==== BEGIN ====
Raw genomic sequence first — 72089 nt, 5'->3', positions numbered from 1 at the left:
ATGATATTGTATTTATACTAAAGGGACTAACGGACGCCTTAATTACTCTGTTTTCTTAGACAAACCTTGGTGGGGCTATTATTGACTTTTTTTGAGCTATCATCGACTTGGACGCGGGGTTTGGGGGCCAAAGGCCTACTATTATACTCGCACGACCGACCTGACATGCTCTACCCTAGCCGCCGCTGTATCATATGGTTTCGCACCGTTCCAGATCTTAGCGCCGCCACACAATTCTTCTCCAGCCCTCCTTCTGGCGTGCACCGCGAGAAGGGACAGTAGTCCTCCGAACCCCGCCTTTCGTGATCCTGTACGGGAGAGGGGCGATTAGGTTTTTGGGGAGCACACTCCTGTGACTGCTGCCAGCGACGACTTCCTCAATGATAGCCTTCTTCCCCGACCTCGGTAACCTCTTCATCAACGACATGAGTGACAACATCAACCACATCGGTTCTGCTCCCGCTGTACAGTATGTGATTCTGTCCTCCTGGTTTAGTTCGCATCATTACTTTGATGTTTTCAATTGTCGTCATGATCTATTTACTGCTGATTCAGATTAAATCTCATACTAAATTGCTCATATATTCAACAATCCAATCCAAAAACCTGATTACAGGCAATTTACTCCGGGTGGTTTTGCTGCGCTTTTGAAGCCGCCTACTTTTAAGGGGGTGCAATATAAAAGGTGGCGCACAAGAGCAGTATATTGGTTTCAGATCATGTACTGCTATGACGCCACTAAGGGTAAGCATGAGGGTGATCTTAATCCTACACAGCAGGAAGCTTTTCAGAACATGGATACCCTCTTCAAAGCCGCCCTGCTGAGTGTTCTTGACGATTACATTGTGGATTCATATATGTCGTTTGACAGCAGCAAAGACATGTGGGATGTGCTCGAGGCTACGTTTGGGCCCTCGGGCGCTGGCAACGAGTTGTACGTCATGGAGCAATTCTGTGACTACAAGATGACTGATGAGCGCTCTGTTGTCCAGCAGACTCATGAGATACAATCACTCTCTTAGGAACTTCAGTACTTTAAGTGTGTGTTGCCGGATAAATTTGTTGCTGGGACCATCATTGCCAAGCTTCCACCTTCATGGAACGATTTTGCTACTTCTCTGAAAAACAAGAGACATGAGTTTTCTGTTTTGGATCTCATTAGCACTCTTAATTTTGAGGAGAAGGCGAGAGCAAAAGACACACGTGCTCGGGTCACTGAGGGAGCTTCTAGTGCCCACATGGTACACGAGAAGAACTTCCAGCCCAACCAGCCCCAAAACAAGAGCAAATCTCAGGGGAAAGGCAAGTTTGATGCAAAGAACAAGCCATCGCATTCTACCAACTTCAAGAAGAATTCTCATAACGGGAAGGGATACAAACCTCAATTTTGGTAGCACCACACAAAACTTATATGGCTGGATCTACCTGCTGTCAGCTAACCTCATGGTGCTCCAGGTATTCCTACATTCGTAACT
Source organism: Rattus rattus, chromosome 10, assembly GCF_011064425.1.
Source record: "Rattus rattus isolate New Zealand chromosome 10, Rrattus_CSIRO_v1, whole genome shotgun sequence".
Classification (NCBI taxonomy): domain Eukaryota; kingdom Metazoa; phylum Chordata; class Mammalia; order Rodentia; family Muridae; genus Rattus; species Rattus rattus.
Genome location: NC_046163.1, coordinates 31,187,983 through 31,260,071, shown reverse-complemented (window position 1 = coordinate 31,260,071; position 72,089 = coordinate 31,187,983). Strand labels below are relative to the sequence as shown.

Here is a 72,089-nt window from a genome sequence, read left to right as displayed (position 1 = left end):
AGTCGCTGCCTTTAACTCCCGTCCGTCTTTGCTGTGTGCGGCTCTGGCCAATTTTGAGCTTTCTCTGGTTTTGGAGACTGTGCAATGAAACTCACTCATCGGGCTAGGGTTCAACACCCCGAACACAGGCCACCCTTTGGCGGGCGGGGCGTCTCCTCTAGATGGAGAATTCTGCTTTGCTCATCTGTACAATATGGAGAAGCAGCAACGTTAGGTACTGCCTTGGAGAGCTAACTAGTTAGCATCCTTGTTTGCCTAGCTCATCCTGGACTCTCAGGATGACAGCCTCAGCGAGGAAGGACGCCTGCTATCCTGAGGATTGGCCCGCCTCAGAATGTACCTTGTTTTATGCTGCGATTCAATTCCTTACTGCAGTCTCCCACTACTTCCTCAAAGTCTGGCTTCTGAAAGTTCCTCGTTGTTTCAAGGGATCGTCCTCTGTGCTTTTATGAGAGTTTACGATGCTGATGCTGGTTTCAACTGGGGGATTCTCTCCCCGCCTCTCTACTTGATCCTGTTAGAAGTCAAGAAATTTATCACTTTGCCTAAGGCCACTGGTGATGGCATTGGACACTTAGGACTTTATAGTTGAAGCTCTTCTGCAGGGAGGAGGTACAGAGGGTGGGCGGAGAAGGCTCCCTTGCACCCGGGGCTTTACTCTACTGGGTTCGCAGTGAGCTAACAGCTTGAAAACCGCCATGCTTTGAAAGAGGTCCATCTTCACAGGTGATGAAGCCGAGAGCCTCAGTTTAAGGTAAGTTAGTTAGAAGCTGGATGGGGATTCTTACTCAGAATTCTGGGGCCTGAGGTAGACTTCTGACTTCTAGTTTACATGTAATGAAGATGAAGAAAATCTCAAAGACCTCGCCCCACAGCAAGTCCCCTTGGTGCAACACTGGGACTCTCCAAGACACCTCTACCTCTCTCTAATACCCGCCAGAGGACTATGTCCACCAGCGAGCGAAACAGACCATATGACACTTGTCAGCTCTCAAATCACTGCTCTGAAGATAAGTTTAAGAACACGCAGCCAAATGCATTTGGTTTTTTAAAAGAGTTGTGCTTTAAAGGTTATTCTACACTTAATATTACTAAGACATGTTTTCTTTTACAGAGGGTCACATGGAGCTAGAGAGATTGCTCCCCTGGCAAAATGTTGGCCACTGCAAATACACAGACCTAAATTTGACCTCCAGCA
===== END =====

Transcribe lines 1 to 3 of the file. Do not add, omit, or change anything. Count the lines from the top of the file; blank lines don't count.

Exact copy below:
Raw genomic sequence first — 72089 nt, 5'->3', positions numbered from 1 at the left:
ATGATATTGTATTTATACTAAAGGGACTAACGGACGCCTTAATTACTCTGTTTTCTTAGACAAACCTTGGTGGGGCTATTATTGACTTTTTTTGAGCTATCATCGACTTGGACGCGGGGTTTGGGGGCCAAAGGCCTACTATTATACTCGCACGACCGACCTGACATGCTCTACCCTAGCCGCCGCTGTATCATATGGTTTCGCACCGTTCCAGATCTTAGCGCCGCCACACAATTCTTCTCCAGCCCTCCTTCTGGCGTGCACCGCGAGAAGGGACAGTAGTCCTCCGAACCCCGCCTTTCGTGATCCTGTACGGGAGAGGGGCGATTAGGTTTTTGGGGAGCACACTCCTGTGACTGCTGCCAGCGACGACTTCCTCAATGATAGCCTTCTTCCCCGACCTCGGTAACCTCTTCATCAACGACATGAGTGACAACATCAACCACATCGGTTCTGCTCCCGCTGTACAGTATGTGATTCTGTCCTCCTGGTTTAGTTCGCATCATTACTTTGATGTTTTCAATTGTCGTCATGATCTATTTACTGCTGATTCAGATTAAATCTCATACTAAATTGCTCATATATTCAACAATCCAATCCAAAAACCTGATTACAGGCAATTTACTCCGGGTGGTTTTGCTGCGCTTTTGAAGCCGCCTACTTTTAAGGGGGTGCAATATAAAAGGTGGCGCACAAGAGCAGTATATTGGTTTCAGATCATGTACTGCTATGACGCCACTAAGGGTAAGCATGAGGGTGATCTTAATCCTACACAGCAGGAAGCTTTTCAGAACATGGATACCCTCTTCAAAGCCGCCCTGCTGAGTGTTCTTGACGATTACATTGTGGATTCATATATGTCGTTTGACAGCAGCAAAGACATGTGGGATGTGCTCGAGGCTACGTTTGGGCCCTCGGGCGCTGGCAACGAGTTGTACGTCATGGAGCAATTCTGTGACTACAAGATGACTGATGAGCGCTCTGTTGTCCAGCAGACTCATGAGATACAATCACTCTCTTAGGAACTTCAGTACTTTAAGTGTGTGTTGCCGGATAAATTTGTTGCTGGGACCATCATTGCCAAGCTTCCACCTTCATGGAACGATTTTGCTACTTCTCTGAAAAACAAGAGACATGAGTTTTCTGTTTTGGATCTCATTAGCACTCTTAATTTTGAGGAGAAGGCGAGAGCAAAAGACACACGTGCTCGGGTCACTGAGGGAGCTTCTAGTGCCCACATGGTACACGAGAAGAACTTCCAGCCCAACCAGCCCCAAAACAAGAGCAAATCTCAGGGGAAAGGCAAGTTTGATGCAAAGAACAAGCCATCGCATTCTACCAACTTCAAGAAGAATTCTCATAACGGGAAGGGATACAAACCTCAATTTTGGTAGCACCACACAAAACTTATATGGCTGGATCTACCTGCTGTCAGCTAACCTCATGGTGCTCCAGGTATTCCTACATTCGTAACT
Source organism: Rattus rattus, chromosome 10, assembly GCF_011064425.1.